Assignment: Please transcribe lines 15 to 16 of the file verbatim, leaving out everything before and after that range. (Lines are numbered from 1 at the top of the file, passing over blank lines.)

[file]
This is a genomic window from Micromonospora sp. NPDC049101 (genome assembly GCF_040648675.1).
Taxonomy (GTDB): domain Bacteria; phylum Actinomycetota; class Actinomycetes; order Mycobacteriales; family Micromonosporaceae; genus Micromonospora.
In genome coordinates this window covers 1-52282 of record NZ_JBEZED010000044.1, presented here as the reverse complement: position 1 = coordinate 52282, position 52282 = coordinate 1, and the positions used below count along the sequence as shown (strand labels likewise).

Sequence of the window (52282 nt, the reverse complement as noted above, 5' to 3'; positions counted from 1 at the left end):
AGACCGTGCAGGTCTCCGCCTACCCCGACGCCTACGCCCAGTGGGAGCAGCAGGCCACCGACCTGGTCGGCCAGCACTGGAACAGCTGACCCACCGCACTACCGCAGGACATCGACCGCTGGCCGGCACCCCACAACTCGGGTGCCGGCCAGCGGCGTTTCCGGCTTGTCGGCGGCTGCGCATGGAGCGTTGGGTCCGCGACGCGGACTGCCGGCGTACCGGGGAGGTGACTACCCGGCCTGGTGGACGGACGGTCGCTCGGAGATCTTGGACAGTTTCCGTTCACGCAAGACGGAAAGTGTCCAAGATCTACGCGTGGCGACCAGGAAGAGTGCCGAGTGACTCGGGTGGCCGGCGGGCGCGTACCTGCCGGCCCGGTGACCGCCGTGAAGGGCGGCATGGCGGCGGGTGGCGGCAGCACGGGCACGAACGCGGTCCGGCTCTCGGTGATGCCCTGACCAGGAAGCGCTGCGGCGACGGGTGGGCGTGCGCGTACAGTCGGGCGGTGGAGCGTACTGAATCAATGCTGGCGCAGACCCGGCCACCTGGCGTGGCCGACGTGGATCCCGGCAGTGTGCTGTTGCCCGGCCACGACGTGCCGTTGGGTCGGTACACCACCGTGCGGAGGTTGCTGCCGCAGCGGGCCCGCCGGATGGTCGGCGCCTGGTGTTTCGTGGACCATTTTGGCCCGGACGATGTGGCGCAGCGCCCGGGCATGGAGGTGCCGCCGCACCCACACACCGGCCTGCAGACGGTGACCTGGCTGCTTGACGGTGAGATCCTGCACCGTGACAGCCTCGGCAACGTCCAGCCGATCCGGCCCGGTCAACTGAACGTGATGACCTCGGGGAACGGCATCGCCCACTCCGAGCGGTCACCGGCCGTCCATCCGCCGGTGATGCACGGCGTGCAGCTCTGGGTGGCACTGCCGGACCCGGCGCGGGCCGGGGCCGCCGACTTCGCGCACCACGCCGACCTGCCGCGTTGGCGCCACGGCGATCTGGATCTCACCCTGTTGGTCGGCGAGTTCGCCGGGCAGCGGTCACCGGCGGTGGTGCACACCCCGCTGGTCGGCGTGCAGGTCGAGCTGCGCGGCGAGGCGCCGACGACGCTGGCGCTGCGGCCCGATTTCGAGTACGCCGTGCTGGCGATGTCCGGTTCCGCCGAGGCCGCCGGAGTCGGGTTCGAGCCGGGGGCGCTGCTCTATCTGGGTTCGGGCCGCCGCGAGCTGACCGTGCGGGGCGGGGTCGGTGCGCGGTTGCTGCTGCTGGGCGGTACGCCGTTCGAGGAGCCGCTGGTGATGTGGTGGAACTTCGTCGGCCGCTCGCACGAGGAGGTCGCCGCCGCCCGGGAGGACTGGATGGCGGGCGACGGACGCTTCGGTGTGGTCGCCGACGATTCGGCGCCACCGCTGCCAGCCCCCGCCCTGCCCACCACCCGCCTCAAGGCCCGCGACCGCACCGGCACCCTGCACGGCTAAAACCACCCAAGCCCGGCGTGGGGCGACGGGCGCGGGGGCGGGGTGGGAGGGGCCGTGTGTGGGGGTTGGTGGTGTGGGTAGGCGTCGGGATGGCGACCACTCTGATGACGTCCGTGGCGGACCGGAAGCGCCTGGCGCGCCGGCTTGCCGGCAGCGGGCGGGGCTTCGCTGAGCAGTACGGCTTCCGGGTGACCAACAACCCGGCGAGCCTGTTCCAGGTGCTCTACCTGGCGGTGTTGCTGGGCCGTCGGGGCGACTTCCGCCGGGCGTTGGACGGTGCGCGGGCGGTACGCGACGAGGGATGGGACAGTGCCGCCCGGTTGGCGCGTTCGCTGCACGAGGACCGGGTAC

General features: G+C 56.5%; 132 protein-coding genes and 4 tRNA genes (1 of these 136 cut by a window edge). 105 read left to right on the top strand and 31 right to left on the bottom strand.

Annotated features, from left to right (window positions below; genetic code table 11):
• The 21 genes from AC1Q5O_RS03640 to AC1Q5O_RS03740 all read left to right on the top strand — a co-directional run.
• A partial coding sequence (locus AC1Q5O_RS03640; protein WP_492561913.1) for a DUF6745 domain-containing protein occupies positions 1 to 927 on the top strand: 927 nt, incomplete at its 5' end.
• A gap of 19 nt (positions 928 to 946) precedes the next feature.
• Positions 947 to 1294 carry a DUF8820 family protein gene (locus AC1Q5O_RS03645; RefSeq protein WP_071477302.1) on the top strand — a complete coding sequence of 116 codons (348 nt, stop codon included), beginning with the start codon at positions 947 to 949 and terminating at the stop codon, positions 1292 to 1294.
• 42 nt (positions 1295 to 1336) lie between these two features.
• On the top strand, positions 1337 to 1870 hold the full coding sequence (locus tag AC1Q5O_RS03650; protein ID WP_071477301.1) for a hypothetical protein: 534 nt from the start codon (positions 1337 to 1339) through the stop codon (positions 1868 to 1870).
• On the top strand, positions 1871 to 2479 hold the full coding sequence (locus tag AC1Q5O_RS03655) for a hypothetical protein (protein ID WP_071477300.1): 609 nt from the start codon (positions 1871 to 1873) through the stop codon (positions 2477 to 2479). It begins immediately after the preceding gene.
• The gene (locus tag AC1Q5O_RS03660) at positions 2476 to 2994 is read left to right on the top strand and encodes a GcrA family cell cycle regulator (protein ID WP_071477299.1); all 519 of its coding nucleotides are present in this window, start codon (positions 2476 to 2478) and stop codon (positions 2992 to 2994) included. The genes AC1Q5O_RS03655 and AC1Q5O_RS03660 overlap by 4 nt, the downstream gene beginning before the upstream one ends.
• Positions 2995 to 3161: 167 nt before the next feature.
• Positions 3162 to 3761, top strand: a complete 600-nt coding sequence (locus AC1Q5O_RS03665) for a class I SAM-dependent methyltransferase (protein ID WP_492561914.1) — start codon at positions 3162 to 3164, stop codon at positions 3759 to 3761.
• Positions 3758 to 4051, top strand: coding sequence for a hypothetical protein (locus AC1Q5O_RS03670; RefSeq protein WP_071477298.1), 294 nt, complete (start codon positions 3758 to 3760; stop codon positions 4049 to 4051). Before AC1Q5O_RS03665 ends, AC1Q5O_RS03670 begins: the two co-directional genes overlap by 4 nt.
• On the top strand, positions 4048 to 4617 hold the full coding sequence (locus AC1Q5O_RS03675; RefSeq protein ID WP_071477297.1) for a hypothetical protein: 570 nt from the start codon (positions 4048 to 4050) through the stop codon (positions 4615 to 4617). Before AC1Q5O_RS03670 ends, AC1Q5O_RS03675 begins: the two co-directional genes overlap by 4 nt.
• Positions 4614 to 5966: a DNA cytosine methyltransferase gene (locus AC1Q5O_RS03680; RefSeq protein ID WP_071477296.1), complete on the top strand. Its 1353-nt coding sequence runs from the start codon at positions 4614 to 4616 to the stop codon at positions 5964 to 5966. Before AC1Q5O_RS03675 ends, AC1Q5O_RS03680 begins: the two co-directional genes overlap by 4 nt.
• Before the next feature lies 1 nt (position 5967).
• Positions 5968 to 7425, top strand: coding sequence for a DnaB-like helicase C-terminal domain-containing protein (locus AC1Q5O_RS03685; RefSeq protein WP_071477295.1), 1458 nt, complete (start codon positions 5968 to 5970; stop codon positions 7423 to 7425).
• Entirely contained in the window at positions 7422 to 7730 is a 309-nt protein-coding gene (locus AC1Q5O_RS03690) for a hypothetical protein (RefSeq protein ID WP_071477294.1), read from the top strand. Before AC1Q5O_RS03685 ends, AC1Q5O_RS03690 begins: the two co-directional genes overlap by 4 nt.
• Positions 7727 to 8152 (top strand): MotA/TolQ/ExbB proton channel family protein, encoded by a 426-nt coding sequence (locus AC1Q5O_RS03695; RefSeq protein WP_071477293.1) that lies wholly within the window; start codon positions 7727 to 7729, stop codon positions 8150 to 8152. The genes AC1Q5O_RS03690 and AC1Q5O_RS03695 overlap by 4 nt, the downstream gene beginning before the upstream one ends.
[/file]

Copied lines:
• The gene (locus tag AC1Q5O_RS03660) at positions 2476 to 2994 is read left to right on the top strand and encodes a GcrA family cell cycle regulator (protein ID WP_071477299.1); all 519 of its coding nucleotides are present in this window, start codon (positions 2476 to 2478) and stop codon (positions 2992 to 2994) included. The genes AC1Q5O_RS03655 and AC1Q5O_RS03660 overlap by 4 nt, the downstream gene beginning before the upstream one ends.
• Positions 2995 to 3161: 167 nt before the next feature.